Published in 1831 in French under the title “Notre-Dame de Paris”, this book has been made into an opera, a ballet, several stage plays, two musicals, and at least 15 films, including TV and animated versions. One conclusion I could draw from this is that it’s a very popular tale, and so there is a good chance that you already have some idea of what it’s about. Another conclusion that I came to while listening to David Case’s expert audiobook narration, is that it was written in a way that lends itself to dramatic interpretation. It’s not hard to see why so many theater and film producers have found it hard to resist the urge to adapt this book to their medium. It comes ready-made with dramatic set pieces, entertaining dialogue, moving soliloquies, skillfully blocked stage business, characters making dramatic entrances and exits, vividly described scenery, and impressive spectacles that leave one thinking, “I wonder how this could be engineered for the stage.” Sometimes its melodrama is downright operatic: “With a few cuts,” one thinks, “this could easily be made into a libretto.” As the villain struggles to hang on while dangling 200 feet above certain death, one thinks, “I know just how I would edit this scene, intercut with shots of the gargoyles and sculptures on the church’s facade.” You see where the idea comes from.
If I had read “Anna Karenina” after this book, it would have cheered me up. Hardy’s last novel, written in 1895, stirred up such harsh criticism that its author never wrote another novel, although he lived until 1928. In me, listening to the audiobook while driving a sales circuit of convenience stores in rural Illinois, it stirred up feelings of failure and disappointment in life. The character of Jude Fawley is a scholarly chap who aspires from an early age to study in the university town of Christminster (in Hardy’s fictional county of Wessex), become a clergyman, and distinguish himself in the world.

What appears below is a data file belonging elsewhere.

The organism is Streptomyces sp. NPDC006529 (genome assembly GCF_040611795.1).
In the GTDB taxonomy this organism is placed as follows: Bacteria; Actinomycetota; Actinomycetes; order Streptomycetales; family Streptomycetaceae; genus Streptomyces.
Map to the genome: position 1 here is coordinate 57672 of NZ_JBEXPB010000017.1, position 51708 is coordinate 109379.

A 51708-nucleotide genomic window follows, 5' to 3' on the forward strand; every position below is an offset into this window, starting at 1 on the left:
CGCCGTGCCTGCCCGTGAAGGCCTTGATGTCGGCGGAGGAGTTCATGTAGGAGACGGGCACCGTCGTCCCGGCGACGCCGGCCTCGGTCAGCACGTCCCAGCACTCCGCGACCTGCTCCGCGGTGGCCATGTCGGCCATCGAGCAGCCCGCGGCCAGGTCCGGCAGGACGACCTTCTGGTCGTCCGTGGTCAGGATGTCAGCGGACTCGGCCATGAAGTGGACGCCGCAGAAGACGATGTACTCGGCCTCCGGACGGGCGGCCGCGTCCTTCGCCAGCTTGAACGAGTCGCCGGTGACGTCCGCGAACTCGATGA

To understand how these love stories fit together, it is probably best to introduce the not-so-happy couple first. That’s what Tolstoy does, anyway. We first meet the Oblonskys, Stiva and Dolly, at the moment when the love has gone out of their marriage. Dolly has caught Stiva having an affair with their children’s governess, and she is trying to decide whether to leave him when his married sister, Anna Karenina herself, convinces her to forgive him. Stiva and Dolly’s troubled marriage continues to simmer in the background throughout the novel. But while Anna is saving her brother’s marriage, her visit to Moscow has unintended consequences on the happiness of several other people—including, most fatefully, herself. The first person she meets as she descends from the train is a handsome young cavalry officer named Vronsky, who until that moment has been toying with the affections of a debutante named Kitty, who happens to be Dolly’s little sister. It is on Vronsky’s account that Kitty refuses a marriage proposal from a proud country gentleman named Konstantin Levin, and it is on Anna’s account that Kitty suddenly finds herself without any suitor and plunges into despair.
The fourth book of the “Heir” chronicles adds a new dimension to the world of magic that now orbits around Trinity, Ohio. In addition to wizards, sorcerers, enchanters, seers, and warriors, there is now a new category of gifted that crosses the boundaries between these guilds: the Savants. Created in a disaster or massacre or mass poisoning that wiped out all the adults and most of the children in an experimental commune called Thorn Hill, each of the surviving kids has unique powers—as well as weaknesses. Some of them are profoundly disabled. Many of them are destined to die young. And those who die have a tendency to become wandering shades, possessing the bodies of the recently dead—and sometimes killing people just to take over their bodies.